v = 5+1, p = 4 (and more)

v = 5, p = 2

# Polymorphous Perverticity

As I’ve explained before on Overlord of the Über-Feral, the planet’s premier purveyor of polygonic performativity (probably (possibly (perspectivistically))), it works with triangles and pentagons, but not with squares. And what is “it”? A simple procedure in which you create a polygon, choose a point inside it, then repeatedly move half-way towards a vertex chosen at random, marking each new position as you go.

When the polygon has three vertices, you get a Sierpiński triangle. When it has five, you get what might be called a  Sierpiński pentagon. When it has four, you get nothing. Or rather: you get everything, because the whole interior of the square gradually fills with points. But, as I’ve also explained before, there’s a simple way to change this. You can adapt the procedure so that a vertex can’t be chosen twice in a row, and so on.

When the rule is “No vertex twice in a row”, you get this fractal (colours change as a pixel is selected again):

But you can also use what might be a vertex increment, or vi, whereby you disallow vertices that are next to the previously chosen vertex, or two positions away, and so on. When the rule is “No vertex twice in a row”, the disallowed vertex is (v + 0), that is, vi = 0. If vi = 2 and the rule is disallow(v + 2), this fractal appears (when vi = 1, there’s no fractal):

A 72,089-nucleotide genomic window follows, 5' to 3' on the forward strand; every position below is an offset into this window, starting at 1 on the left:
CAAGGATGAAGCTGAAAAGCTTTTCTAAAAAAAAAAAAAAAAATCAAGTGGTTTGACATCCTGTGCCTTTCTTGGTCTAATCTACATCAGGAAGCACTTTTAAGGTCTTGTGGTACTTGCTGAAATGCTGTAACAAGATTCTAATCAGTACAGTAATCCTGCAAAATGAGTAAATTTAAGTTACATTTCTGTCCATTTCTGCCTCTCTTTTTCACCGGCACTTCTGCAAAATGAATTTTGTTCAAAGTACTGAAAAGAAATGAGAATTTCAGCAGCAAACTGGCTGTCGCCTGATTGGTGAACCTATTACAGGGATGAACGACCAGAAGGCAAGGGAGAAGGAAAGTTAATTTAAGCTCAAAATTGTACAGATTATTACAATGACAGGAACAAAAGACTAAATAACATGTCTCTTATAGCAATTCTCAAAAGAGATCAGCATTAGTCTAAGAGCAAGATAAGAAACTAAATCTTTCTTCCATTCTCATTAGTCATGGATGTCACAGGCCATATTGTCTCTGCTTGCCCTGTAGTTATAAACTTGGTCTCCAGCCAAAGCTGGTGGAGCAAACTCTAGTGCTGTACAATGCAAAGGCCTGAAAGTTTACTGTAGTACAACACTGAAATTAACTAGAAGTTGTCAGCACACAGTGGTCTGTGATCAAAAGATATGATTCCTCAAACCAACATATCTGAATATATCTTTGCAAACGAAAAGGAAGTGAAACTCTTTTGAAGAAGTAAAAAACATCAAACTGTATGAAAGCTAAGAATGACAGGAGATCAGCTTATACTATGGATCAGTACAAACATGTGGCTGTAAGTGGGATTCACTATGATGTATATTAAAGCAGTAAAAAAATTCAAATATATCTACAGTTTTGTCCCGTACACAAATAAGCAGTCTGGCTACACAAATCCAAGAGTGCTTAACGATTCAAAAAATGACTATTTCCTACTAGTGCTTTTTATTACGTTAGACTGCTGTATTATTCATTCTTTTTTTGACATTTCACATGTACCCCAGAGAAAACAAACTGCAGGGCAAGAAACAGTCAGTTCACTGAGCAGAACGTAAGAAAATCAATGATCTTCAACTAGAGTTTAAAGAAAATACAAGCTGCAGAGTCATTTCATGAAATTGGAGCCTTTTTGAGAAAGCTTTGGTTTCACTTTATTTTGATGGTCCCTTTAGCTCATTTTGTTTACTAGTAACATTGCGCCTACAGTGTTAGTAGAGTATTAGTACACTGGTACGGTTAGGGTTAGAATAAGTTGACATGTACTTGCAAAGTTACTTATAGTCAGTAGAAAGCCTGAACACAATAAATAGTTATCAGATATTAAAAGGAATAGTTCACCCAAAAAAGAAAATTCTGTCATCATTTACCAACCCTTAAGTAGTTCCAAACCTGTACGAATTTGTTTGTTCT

v = 4, vi = 2

You can extend these rules to apply not just to the previously chosen vertex, but also to the vertex chosen before that. Here are some fractals produced by the rule disallow(v[1] + vi[1], v[2] + vi[2]), where v[1] is the vertex previously chosen and v[2] is the vertex chosen before that:

v = 4, vi[1] = 1, vi[2] = 2

v = 4, vi[1] = 2, vi[2] = 0

v = 4, vi[1] = 2, vi[2] = 1

v = 4, vi[1] = 2, vi[2] = 2

And here are some fractals produced by the rule disallow(v[1] + vi[1], v[2] + vi[2], v[3] + vi[3]):

v = 4, vi[1] = 1, vi[2] = 1, vi[3] = 0

v = 4, vi[1] = 1, vi[2] = 1, vi[3] = 2

Applying these rules to pentagons rather than squares doesn’t produce such a dramatic difference, because the original procedure – choose any vertex at random, taking no account of previous choices – produces a fractal when v = 5, as noted above, but not when v = 4. Nevertheless, here are some fractals for v > 4:

v = 5, vi = 0

v = 5, vi = 1

v = 5, vi = 2

v = 5, vi[1] = 0, vi[2] = 0

v = 5, vi[1] = 1, vi[2] = 0

v = 5, vi[1] = 2, vi[2] = 0